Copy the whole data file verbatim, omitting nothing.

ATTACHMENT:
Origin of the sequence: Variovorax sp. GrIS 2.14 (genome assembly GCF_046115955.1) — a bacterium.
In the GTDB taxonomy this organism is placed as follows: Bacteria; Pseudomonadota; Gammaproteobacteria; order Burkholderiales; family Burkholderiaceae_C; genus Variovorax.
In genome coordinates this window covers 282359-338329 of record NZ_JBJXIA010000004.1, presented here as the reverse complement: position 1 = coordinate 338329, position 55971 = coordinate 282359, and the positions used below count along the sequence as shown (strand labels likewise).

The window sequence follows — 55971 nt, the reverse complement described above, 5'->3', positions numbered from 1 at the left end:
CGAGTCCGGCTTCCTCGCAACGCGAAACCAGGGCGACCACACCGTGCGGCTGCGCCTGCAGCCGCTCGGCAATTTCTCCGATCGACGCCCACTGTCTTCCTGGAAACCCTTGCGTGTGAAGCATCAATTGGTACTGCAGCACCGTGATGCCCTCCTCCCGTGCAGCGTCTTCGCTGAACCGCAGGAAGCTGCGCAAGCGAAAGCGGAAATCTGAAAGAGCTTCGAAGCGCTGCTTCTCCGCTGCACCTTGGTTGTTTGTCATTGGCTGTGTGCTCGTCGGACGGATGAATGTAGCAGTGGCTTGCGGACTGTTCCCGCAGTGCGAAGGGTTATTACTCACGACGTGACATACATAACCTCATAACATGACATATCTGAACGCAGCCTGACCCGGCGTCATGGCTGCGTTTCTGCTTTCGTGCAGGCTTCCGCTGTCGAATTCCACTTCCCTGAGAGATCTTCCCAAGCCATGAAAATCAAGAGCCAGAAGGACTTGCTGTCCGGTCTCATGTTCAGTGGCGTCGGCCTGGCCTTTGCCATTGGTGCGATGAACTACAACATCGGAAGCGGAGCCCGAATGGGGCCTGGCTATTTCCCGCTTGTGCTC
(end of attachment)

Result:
Origin of the sequence: Variovorax sp. GrIS 2.14 (genome assembly GCF_046115955.1) — a bacterium.
In the GTDB taxonomy this organism is placed as follows: Bacteria; Pseudomonadota; Gammaproteobacteria; order Burkholderiales; family Burkholderiaceae_C; genus Variovorax.
In genome coordinates this window covers 282359-338329 of record NZ_JBJXIA010000004.1, presented here as the reverse complement: position 1 = coordinate 338329, position 55971 = coordinate 282359, and the positions used below count along the sequence as shown (strand labels likewise).

The window sequence follows — 55971 nt, the reverse complement described above, 5'->3', positions numbered from 1 at the left end:
CGAGTCCGGCTTCCTCGCAACGCGAAACCAGGGCGACCACACCGTGCGGCTGCGCCTGCAGCCGCTCGGCAATTTCTCCGATCGACGCCCACTGTCTTCCTGGAAACCCTTGCGTGTGAAGCATCAATTGGTACTGCAGCACCGTGATGCCCTCCTCCCGTGCAGCGTCTTCGCTGAACCGCAGGAAGCTGCGCAAGCGAAAGCGGAAATCTGAAAGAGCTTCGAAGCGCTGCTTCTCCGCTGCACCTTGGTTGTTTGTCATTGGCTGTGTGCTCGTCGGACGGATGAATGTAGCAGTGGCTTGCGGACTGTTCCCGCAGTGCGAAGGGTTATTACTCACGACGTGACATACATAACCTCATAACATGACATATCTGAACGCAGCCTGACCCGGCGTCATGGCTGCGTTTCTGCTTTCGTGCAGGCTTCCGCTGTCGAATTCCACTTCCCTGAGAGATCTTCCCAAGCCATGAAAATCAAGAGCCAGAAGGACTTGCTGTCCGGTCTCATGTTCAGTGGCGTCGGCCTGGCCTTTGCCATTGGTGCGATGAACTACAACATCGGAAGCGGAGCCCGAATGGGGCCTGGCTATTTCCCGCTTGTGCTC